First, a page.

How to Install TensorFlow on CentOS 7


4 min read

Install TensorFlow on CentOS 7

TensorFlow is a free and open-source platform for building machine learning models developed by Google. It is used by a number of organizations including Twitter, PayPal, Intel, Lenovo, and Airbus.

This tutorial will walk you through how to install TensorFlow on CentOS 7.

TensorFlow can be installed system-wide, in a Python virtual environment, as a Docker container or with Anaconda .

Installing TensorFlow on CentOS

TensorFlow supports both Python 2 and 3.

We will be using Python 3 and install TensorFlow inside a virtual environment. This way you can have multiple different isolated Python environments on a single computer and install a specific version of a module on a per project basis without worrying that it will affect your other Projects.

1. Installing Python 3

We will install Python 3.6 from the Software Collections (SCL) repositories.

CentOS 7 ships with Python 2.7.5 which is a critical part of the CentOS base system. SCL will allow you to install newer versions of python 3.x alongside the default python v2.7.5 so that system tools such as yum will continue to work properly.

To enable the repository, install the SCL release file:

sudo yum install centos-release-scl

Once done install Python 3.6 by running the following command:

sudo yum install rh-python36

We are now ready to create a virtual environment for our TensorFlow project.

2. Creating a Virtual Environment

Starting from Python 3.6, the recommended way to create a virtual environment is to use the venv module.

To access Python 3.6 you need to launch a new shell instance using the scl tool:

scl enable rh-python36 bash

Navigate to the directory where you would like to store your TensorFlow project. It can be your home directory or any other directory where the user has read and write permissions.

Create a new directory for the TensorFlow project and cd into it:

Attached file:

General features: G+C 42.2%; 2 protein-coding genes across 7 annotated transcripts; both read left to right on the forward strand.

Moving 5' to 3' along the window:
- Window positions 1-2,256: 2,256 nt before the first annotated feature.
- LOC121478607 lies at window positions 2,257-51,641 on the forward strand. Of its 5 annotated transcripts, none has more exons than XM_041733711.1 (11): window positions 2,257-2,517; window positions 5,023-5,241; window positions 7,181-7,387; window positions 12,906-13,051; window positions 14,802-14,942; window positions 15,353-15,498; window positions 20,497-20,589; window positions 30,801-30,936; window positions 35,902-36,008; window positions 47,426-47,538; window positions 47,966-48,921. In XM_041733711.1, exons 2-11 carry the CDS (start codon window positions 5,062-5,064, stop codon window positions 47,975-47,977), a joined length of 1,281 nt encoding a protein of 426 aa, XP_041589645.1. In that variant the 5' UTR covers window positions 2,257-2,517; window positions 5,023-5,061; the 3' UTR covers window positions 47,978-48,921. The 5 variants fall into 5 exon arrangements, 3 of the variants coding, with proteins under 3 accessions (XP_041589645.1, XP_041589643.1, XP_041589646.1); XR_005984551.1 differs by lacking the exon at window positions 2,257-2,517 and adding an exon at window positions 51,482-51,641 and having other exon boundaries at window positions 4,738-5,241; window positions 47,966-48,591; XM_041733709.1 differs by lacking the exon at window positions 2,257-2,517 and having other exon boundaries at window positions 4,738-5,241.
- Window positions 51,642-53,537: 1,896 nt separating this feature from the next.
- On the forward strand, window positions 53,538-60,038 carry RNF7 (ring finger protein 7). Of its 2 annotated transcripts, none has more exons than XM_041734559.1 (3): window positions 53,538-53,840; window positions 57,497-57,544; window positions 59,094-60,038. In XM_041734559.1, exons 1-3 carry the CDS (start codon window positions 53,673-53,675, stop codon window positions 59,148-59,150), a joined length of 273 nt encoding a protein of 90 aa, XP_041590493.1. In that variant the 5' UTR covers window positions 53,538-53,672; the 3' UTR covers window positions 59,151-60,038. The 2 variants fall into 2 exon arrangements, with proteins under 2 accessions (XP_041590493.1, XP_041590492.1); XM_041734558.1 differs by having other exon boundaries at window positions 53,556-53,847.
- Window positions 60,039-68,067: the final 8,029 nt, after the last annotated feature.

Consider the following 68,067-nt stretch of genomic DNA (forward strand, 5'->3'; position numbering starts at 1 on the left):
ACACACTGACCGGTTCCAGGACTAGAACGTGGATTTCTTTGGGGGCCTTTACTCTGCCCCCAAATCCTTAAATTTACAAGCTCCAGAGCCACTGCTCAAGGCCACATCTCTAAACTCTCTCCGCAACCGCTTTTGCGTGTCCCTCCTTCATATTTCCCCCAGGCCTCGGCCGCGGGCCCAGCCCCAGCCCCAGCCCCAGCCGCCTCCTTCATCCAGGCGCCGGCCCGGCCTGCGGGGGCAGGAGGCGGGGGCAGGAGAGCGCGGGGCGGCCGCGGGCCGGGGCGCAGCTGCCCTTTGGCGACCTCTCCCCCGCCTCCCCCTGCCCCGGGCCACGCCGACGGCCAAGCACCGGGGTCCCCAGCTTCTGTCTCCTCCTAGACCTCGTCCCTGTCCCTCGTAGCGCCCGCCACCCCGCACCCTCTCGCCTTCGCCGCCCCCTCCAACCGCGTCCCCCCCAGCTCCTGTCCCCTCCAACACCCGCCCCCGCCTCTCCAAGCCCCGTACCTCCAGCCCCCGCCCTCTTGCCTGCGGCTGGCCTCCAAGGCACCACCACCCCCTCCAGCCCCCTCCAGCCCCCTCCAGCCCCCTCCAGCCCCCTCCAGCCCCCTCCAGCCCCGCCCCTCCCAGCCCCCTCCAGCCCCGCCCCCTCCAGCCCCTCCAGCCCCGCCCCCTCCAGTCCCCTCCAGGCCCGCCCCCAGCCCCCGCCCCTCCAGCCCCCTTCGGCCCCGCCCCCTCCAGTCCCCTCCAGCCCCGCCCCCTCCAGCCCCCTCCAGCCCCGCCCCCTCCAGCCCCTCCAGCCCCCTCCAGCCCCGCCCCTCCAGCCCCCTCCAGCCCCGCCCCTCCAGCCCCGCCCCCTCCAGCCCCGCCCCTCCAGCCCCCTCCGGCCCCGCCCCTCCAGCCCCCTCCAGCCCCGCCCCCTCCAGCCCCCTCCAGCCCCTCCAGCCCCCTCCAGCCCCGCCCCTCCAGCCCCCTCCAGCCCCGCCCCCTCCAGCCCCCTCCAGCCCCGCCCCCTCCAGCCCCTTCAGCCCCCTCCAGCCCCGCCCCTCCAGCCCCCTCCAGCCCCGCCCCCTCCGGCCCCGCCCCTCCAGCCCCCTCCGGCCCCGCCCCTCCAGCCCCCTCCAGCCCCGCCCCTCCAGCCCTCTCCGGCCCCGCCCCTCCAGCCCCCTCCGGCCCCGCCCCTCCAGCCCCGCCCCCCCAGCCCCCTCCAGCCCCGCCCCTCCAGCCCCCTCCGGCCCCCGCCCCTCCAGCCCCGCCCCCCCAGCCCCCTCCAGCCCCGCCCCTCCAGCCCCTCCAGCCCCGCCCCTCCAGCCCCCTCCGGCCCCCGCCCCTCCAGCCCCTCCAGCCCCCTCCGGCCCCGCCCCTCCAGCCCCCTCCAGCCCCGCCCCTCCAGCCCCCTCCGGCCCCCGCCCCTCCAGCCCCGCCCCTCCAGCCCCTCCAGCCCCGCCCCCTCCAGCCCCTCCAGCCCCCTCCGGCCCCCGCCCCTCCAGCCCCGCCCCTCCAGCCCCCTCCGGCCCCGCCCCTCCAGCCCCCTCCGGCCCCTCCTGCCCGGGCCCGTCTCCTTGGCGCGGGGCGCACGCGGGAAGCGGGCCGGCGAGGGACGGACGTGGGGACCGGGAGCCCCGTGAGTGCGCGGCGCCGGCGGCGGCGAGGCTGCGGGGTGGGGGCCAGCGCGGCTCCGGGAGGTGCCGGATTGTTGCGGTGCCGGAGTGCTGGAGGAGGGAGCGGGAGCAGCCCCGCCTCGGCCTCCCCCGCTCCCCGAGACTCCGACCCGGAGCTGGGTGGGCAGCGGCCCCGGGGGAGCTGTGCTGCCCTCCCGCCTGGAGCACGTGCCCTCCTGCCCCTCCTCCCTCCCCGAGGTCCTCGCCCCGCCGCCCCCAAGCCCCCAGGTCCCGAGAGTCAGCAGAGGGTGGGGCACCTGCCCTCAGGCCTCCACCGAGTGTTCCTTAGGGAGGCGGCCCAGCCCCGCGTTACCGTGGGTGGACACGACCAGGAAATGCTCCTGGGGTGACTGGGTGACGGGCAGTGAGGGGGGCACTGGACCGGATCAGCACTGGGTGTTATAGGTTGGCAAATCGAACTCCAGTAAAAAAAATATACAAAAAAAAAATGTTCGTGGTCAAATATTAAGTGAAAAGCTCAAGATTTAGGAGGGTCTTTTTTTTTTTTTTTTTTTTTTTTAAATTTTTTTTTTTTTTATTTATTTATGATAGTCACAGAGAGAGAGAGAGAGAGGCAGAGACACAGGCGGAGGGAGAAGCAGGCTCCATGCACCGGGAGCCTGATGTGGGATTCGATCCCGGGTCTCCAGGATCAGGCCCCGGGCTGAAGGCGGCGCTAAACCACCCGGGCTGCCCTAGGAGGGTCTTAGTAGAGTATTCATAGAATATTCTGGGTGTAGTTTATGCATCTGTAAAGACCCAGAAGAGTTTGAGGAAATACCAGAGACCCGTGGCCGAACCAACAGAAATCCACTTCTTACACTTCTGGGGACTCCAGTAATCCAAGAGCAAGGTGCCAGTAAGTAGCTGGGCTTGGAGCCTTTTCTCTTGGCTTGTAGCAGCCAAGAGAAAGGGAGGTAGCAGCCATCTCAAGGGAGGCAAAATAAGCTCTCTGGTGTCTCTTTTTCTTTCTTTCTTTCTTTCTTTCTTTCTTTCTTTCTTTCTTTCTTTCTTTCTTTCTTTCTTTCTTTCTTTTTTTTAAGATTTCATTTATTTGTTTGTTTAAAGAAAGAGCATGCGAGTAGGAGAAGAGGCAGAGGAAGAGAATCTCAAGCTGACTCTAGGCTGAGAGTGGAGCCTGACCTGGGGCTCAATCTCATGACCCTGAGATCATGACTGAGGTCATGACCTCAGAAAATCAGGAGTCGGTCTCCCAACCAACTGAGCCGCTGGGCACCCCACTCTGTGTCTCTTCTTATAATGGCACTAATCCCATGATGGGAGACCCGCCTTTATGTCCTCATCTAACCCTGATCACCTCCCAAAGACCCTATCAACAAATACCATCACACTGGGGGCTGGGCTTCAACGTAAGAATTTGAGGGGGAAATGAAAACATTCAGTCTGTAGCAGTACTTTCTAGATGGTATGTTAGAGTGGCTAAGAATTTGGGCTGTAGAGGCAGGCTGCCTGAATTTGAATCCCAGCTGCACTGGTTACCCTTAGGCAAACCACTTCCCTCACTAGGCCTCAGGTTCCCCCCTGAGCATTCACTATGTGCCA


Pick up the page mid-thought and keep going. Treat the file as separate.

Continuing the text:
mkdir tensorflow_projectcd tensorflow_project

Within the directory, run the following command to create the virtual environment:

python3 -m venv venv

The command above creates a directory named venv, which contains a copy of the Python binary, the Pip package manager , the standard Python library and other supporting files. You can use any name you want for the virtual environment.

To start using this virtual environment, you need to activate it by running the activate script:

source venv/bin/activate

Once activated, the virtual environment’s bin directory will be added at the beginning of the $PATH variable . Also your shell’s prompt will change and it will show the name of the virtual environment you’re currently using. In this case that is venv.

TensorFlow installation requires pip version 19 or higher. Run the following command to upgrade pip to the latest version:

pip install --upgrade pip

3. Installing TensorFlow

Now that the virtual environment is activated, it’s time to install the TensorFlow library. To do so, type the following:

pip install --upgrade tensorflow

If you have a dedicated NVIDIA GPU and want to take advantage of its processing power, instead of tensorflow install the tensorflow-gpu package which includes GPU support.

Within the virtual environment, you can use the command pip instead of pip3 and python instead of python3.

To verify the installation use the following command which will print the TensorFlow version:

python -c 'import tensorflow as tf; print(tf.__version__)'

At the time of writing this article, the latest stable version of TensorFlow is 2.0.0


Your TensorFlow version may differ from the version shown here.

If you are new to TensorFlow, visit the Get Started with TensorFlow page and learn how to build your first ML application. You can also clone the TensorFlow Models or TensorFlow-Examples repositories from Github and explore and test the TensorFlow examples.

Once you are done with your work, deactivate the environment, by typing deactivate and you will return to your normal shell.



In this tutorial, we have shown you how to install TensorFlow on CentOS 7.

If you hit a problem or have feedback, leave a comment below.